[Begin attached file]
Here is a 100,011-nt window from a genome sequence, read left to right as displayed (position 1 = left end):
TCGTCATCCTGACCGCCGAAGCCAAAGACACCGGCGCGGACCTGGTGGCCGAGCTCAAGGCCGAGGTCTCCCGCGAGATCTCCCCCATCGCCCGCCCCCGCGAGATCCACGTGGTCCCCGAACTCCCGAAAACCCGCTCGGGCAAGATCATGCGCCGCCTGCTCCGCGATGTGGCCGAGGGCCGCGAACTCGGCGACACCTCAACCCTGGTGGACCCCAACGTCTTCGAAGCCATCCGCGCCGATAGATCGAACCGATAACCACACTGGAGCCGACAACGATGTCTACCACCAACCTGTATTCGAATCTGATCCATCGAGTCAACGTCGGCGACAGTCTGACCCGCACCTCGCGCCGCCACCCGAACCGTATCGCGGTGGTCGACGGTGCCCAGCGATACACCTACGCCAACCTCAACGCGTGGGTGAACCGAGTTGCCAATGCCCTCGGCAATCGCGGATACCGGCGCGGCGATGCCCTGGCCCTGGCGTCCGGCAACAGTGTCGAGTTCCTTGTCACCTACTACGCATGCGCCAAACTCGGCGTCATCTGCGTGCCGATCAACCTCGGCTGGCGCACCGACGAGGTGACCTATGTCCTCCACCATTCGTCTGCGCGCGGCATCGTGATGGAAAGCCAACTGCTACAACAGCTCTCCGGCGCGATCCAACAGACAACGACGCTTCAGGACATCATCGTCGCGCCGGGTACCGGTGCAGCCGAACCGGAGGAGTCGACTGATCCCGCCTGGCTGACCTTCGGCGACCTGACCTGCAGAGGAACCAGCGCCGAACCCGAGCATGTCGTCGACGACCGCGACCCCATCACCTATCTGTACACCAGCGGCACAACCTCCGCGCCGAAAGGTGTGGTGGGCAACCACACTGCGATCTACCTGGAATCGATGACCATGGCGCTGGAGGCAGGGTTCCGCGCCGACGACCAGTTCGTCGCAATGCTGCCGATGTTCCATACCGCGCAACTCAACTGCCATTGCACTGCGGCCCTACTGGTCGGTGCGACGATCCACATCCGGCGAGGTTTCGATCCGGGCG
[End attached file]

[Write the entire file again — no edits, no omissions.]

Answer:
Here is a 100,011-nt window from a genome sequence, read left to right as displayed (position 1 = left end):
TCGTCATCCTGACCGCCGAAGCCAAAGACACCGGCGCGGACCTGGTGGCCGAGCTCAAGGCCGAGGTCTCCCGCGAGATCTCCCCCATCGCCCGCCCCCGCGAGATCCACGTGGTCCCCGAACTCCCGAAAACCCGCTCGGGCAAGATCATGCGCCGCCTGCTCCGCGATGTGGCCGAGGGCCGCGAACTCGGCGACACCTCAACCCTGGTGGACCCCAACGTCTTCGAAGCCATCCGCGCCGATAGATCGAACCGATAACCACACTGGAGCCGACAACGATGTCTACCACCAACCTGTATTCGAATCTGATCCATCGAGTCAACGTCGGCGACAGTCTGACCCGCACCTCGCGCCGCCACCCGAACCGTATCGCGGTGGTCGACGGTGCCCAGCGATACACCTACGCCAACCTCAACGCGTGGGTGAACCGAGTTGCCAATGCCCTCGGCAATCGCGGATACCGGCGCGGCGATGCCCTGGCCCTGGCGTCCGGCAACAGTGTCGAGTTCCTTGTCACCTACTACGCATGCGCCAAACTCGGCGTCATCTGCGTGCCGATCAACCTCGGCTGGCGCACCGACGAGGTGACCTATGTCCTCCACCATTCGTCTGCGCGCGGCATCGTGATGGAAAGCCAACTGCTACAACAGCTCTCCGGCGCGATCCAACAGACAACGACGCTTCAGGACATCATCGTCGCGCCGGGTACCGGTGCAGCCGAACCGGAGGAGTCGACTGATCCCGCCTGGCTGACCTTCGGCGACCTGACCTGCAGAGGAACCAGCGCCGAACCCGAGCATGTCGTCGACGACCGCGACCCCATCACCTATCTGTACACCAGCGGCACAACCTCCGCGCCGAAAGGTGTGGTGGGCAACCACACTGCGATCTACCTGGAATCGATGACCATGGCGCTGGAGGCAGGGTTCCGCGCCGACGACCAGTTCGTCGCAATGCTGCCGATGTTCCATACCGCGCAACTCAACTGCCATTGCACTGCGGCCCTACTGGTCGGTGCGACGATCCACATCCGGCGAGGTTTCGATCCGGGCG